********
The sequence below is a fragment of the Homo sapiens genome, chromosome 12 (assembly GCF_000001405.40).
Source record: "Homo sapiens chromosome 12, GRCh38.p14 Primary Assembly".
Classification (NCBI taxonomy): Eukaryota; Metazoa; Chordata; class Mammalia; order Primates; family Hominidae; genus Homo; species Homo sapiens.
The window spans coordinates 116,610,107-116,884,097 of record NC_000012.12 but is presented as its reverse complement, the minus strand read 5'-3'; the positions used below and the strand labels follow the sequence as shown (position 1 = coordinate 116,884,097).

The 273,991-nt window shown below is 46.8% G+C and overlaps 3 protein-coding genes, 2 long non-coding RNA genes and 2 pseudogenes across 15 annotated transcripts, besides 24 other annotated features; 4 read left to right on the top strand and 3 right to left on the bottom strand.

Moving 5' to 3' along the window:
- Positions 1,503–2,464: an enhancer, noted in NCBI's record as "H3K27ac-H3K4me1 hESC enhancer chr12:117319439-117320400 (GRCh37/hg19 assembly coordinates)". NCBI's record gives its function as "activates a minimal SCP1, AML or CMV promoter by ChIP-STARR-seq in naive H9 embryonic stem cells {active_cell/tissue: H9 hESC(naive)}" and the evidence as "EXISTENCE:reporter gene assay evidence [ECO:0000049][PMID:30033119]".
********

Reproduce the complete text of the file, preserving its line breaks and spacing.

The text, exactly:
The sequence below is a fragment of the Homo sapiens genome, chromosome 12 (assembly GCF_000001405.40).
Source record: "Homo sapiens chromosome 12, GRCh38.p14 Primary Assembly".
Classification (NCBI taxonomy): Eukaryota; Metazoa; Chordata; class Mammalia; order Primates; family Hominidae; genus Homo; species Homo sapiens.
The window spans coordinates 116,610,107-116,884,097 of record NC_000012.12 but is presented as its reverse complement, the minus strand read 5'-3'; the positions used below and the strand labels follow the sequence as shown (position 1 = coordinate 116,884,097).

The 273,991-nt window shown below is 46.8% G+C and overlaps 3 protein-coding genes, 2 long non-coding RNA genes and 2 pseudogenes across 15 annotated transcripts, besides 24 other annotated features; 4 read left to right on the top strand and 3 right to left on the bottom strand.

Moving 5' to 3' along the window:
- Positions 1,503–2,464: an enhancer, noted in NCBI's record as "H3K27ac-H3K4me1 hESC enhancer chr12:117319439-117320400 (GRCh37/hg19 assembly coordinates)". NCBI's record gives its function as "activates a minimal SCP1, AML or CMV promoter by ChIP-STARR-seq in naive H9 embryonic stem cells {active_cell/tissue: H9 hESC(naive)}" and the evidence as "EXISTENCE:reporter gene assay evidence [ECO:0000049][PMID:30033119]".